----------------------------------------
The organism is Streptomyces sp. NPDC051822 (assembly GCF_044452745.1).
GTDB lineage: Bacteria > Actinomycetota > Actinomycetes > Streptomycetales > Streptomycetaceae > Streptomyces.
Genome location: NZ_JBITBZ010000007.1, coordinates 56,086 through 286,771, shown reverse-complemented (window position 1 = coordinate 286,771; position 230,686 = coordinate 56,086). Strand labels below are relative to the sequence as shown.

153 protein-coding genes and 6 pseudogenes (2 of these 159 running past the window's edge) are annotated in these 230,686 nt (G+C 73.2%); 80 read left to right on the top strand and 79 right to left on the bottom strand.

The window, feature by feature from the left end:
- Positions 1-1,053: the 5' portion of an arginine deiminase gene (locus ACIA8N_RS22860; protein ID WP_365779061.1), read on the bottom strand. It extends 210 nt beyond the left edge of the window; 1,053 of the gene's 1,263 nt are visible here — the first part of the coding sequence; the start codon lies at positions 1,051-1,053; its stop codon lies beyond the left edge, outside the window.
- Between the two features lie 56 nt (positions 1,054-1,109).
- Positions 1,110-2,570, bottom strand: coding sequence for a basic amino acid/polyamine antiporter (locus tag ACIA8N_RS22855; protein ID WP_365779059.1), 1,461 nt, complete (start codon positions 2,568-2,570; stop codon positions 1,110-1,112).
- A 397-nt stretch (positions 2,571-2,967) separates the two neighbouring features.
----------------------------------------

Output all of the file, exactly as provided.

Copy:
The organism is Streptomyces sp. NPDC051822 (assembly GCF_044452745.1).
GTDB lineage: Bacteria > Actinomycetota > Actinomycetes > Streptomycetales > Streptomycetaceae > Streptomyces.
Genome location: NZ_JBITBZ010000007.1, coordinates 56,086 through 286,771, shown reverse-complemented (window position 1 = coordinate 286,771; position 230,686 = coordinate 56,086). Strand labels below are relative to the sequence as shown.

153 protein-coding genes and 6 pseudogenes (2 of these 159 running past the window's edge) are annotated in these 230,686 nt (G+C 73.2%); 80 read left to right on the top strand and 79 right to left on the bottom strand.

The window, feature by feature from the left end:
- Positions 1-1,053: the 5' portion of an arginine deiminase gene (locus ACIA8N_RS22860; protein ID WP_365779061.1), read on the bottom strand. It extends 210 nt beyond the left edge of the window; 1,053 of the gene's 1,263 nt are visible here — the first part of the coding sequence; the start codon lies at positions 1,051-1,053; its stop codon lies beyond the left edge, outside the window.
- Between the two features lie 56 nt (positions 1,054-1,109).
- Positions 1,110-2,570, bottom strand: coding sequence for a basic amino acid/polyamine antiporter (locus tag ACIA8N_RS22855; protein ID WP_365779059.1), 1,461 nt, complete (start codon positions 2,568-2,570; stop codon positions 1,110-1,112).
- A 397-nt stretch (positions 2,571-2,967) separates the two neighbouring features.